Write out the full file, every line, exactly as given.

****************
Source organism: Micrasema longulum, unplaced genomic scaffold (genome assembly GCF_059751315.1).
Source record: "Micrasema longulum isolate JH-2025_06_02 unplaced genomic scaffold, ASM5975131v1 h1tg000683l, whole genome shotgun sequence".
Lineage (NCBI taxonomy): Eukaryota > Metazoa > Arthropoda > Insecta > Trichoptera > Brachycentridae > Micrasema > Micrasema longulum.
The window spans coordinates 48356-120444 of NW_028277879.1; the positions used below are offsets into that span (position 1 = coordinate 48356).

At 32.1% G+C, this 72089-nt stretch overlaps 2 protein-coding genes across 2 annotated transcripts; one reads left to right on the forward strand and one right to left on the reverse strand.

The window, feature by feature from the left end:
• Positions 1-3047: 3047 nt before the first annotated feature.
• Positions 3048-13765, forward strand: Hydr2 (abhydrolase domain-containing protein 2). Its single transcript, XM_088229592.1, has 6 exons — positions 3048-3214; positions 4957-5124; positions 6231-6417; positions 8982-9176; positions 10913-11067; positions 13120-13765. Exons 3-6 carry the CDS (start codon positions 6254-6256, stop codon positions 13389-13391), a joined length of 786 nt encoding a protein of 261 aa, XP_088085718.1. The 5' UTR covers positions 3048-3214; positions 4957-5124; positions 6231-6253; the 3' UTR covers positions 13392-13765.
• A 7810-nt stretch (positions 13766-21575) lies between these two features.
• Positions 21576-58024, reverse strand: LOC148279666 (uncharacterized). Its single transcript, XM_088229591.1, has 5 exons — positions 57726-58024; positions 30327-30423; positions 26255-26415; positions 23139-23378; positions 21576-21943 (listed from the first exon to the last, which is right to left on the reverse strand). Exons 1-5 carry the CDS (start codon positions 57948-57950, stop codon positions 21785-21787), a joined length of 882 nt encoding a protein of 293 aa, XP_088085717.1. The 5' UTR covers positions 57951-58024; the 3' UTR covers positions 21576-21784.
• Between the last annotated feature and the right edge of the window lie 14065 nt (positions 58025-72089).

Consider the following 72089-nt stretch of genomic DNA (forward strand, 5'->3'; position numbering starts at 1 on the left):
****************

Source organism: Micrasema longulum, unplaced genomic scaffold (genome assembly GCF_059751315.1).
Source record: "Micrasema longulum isolate JH-2025_06_02 unplaced genomic scaffold, ASM5975131v1 h1tg000683l, whole genome shotgun sequence".
Lineage (NCBI taxonomy): Eukaryota > Metazoa > Arthropoda > Insecta > Trichoptera > Brachycentridae > Micrasema > Micrasema longulum.
The window spans coordinates 48356-120444 of NW_028277879.1; the positions used below are offsets into that span (position 1 = coordinate 48356).

At 32.1% G+C, this 72089-nt stretch overlaps 2 protein-coding genes across 2 annotated transcripts; one reads left to right on the forward strand and one right to left on the reverse strand.

The window, feature by feature from the left end:
• Positions 1-3047: 3047 nt before the first annotated feature.
• Positions 3048-13765, forward strand: Hydr2 (abhydrolase domain-containing protein 2). Its single transcript, XM_088229592.1, has 6 exons — positions 3048-3214; positions 4957-5124; positions 6231-6417; positions 8982-9176; positions 10913-11067; positions 13120-13765. Exons 3-6 carry the CDS (start codon positions 6254-6256, stop codon positions 13389-13391), a joined length of 786 nt encoding a protein of 261 aa, XP_088085718.1. The 5' UTR covers positions 3048-3214; positions 4957-5124; positions 6231-6253; the 3' UTR covers positions 13392-13765.
• A 7810-nt stretch (positions 13766-21575) lies between these two features.
• Positions 21576-58024, reverse strand: LOC148279666 (uncharacterized). Its single transcript, XM_088229591.1, has 5 exons — positions 57726-58024; positions 30327-30423; positions 26255-26415; positions 23139-23378; positions 21576-21943 (listed from the first exon to the last, which is right to left on the reverse strand). Exons 1-5 carry the CDS (start codon positions 57948-57950, stop codon positions 21785-21787), a joined length of 882 nt encoding a protein of 293 aa, XP_088085717.1. The 5' UTR covers positions 57951-58024; the 3' UTR covers positions 21576-21784.
• Between the last annotated feature and the right edge of the window lie 14065 nt (positions 58025-72089).

Consider the following 72089-nt stretch of genomic DNA (forward strand, 5'->3'; position numbering starts at 1 on the left):